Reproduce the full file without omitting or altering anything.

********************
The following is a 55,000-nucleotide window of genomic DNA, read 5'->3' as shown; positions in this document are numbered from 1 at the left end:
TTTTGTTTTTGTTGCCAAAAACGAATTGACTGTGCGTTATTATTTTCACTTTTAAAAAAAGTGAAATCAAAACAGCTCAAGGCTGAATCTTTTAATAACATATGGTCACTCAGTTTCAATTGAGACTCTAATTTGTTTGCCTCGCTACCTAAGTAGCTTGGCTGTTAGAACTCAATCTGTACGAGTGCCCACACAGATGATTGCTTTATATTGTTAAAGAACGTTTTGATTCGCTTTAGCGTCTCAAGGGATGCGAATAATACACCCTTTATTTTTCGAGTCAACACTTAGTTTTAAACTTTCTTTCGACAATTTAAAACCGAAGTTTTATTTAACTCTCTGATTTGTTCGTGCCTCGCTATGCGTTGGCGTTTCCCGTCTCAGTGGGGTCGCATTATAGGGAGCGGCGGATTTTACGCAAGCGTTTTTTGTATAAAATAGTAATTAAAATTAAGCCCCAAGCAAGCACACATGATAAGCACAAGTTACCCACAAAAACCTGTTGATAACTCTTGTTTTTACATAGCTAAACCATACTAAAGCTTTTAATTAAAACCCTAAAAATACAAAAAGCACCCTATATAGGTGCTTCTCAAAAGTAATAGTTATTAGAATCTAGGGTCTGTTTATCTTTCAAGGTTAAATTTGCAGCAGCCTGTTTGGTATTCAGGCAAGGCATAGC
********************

The following is a 55,000-nucleotide window of genomic DNA, read 5'->3' as shown; positions in this document are numbered from 1 at the left end:
TTTTGTTTTTGTTGCCAAAAACGAATTGACTGTGCGTTATTATTTTCACTTTTAAAAAAAGTGAAATCAAAACAGCTCAAGGCTGAATCTTTTAATAACATATGGTCACTCAGTTTCAATTGAGACTCTAATTTGTTTGCCTCGCTACCTAAGTAGCTTGGCTGTTAGAACTCAATCTGTACGAGTGCCCACACAGATGATTGCTTTATATTGTTAAAGAACGTTTTGATTCGCTTTAGCGTCTCAAGGGATGCGAATAATACACCCTTTATTTTTCGAGTCAACACTTAGTTTTAAACTTTCTTTCGACAATTTAAAACCGAAGTTTTATTTAACTCTCTGATTTGTTCGTGCCTCGCTATGCGTTGGCGTTTCCCGTCTCAGTGGGGTCGCATTATAGGGAGCGGCGGATTTTACGCAAGCGTTTTTTGTATAAAATAGTAATTAAAATTAAGCCCCAAGCAAGCACACATGATAAGCACAAGTTACCCACAAAAACCTGTTGATAACTCTTGTTTTTACATAGCTAAACCATACTAAAGCTTTTAATTAAAACCCTAAAAATACAAAAAGCACCCTATATAGGTGCTTCTCAAAAGTAATAGTTATTAGAATCTAGGGTCTGTTTATCTTTCAAGGTTAAATTTGCAGCAGCCTGTTTGGTATTCAGGCAAGGCATAGC